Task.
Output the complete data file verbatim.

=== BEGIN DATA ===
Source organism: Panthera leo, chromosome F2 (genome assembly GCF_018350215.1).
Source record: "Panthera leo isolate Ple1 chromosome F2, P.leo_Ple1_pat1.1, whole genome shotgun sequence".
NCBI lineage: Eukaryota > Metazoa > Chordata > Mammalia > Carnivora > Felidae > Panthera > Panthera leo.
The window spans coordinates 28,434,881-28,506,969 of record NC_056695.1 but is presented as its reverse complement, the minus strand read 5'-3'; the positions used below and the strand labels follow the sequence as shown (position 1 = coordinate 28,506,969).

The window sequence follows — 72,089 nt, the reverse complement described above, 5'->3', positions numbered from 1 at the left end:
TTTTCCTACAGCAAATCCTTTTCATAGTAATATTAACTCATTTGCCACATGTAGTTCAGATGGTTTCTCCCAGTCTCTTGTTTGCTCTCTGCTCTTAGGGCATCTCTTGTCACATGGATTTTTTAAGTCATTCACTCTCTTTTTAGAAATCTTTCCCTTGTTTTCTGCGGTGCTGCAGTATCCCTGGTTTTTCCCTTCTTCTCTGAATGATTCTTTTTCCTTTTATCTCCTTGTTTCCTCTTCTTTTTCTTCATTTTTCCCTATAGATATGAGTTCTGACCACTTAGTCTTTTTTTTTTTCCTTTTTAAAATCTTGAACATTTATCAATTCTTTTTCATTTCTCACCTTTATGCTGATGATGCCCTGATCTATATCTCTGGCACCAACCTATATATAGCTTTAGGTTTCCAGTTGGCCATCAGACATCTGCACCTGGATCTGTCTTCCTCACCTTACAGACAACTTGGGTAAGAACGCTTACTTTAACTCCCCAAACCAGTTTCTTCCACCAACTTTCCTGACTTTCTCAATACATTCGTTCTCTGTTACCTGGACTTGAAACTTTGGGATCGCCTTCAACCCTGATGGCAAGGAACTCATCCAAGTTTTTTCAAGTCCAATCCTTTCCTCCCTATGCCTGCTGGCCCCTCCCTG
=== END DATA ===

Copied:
Source organism: Panthera leo, chromosome F2 (genome assembly GCF_018350215.1).
Source record: "Panthera leo isolate Ple1 chromosome F2, P.leo_Ple1_pat1.1, whole genome shotgun sequence".
NCBI lineage: Eukaryota > Metazoa > Chordata > Mammalia > Carnivora > Felidae > Panthera > Panthera leo.
The window spans coordinates 28,434,881-28,506,969 of record NC_056695.1 but is presented as its reverse complement, the minus strand read 5'-3'; the positions used below and the strand labels follow the sequence as shown (position 1 = coordinate 28,506,969).

The window sequence follows — 72,089 nt, the reverse complement described above, 5'->3', positions numbered from 1 at the left end:
TTTTCCTACAGCAAATCCTTTTCATAGTAATATTAACTCATTTGCCACATGTAGTTCAGATGGTTTCTCCCAGTCTCTTGTTTGCTCTCTGCTCTTAGGGCATCTCTTGTCACATGGATTTTTTAAGTCATTCACTCTCTTTTTAGAAATCTTTCCCTTGTTTTCTGCGGTGCTGCAGTATCCCTGGTTTTTCCCTTCTTCTCTGAATGATTCTTTTTCCTTTTATCTCCTTGTTTCCTCTTCTTTTTCTTCATTTTTCCCTATAGATATGAGTTCTGACCACTTAGTCTTTTTTTTTTTCCTTTTTAAAATCTTGAACATTTATCAATTCTTTTTCATTTCTCACCTTTATGCTGATGATGCCCTGATCTATATCTCTGGCACCAACCTATATATAGCTTTAGGTTTCCAGTTGGCCATCAGACATCTGCACCTGGATCTGTCTTCCTCACCTTACAGACAACTTGGGTAAGAACGCTTACTTTAACTCCCCAAACCAGTTTCTTCCACCAACTTTCCTGACTTTCTCAATACATTCGTTCTCTGTTACCTGGACTTGAAACTTTGGGATCGCCTTCAACCCTGATGGCAAGGAACTCATCCAAGTTTTTTCAAGTCCAATCCTTTCCTCCCTATGCCTGCTGGCCCCTCCCTG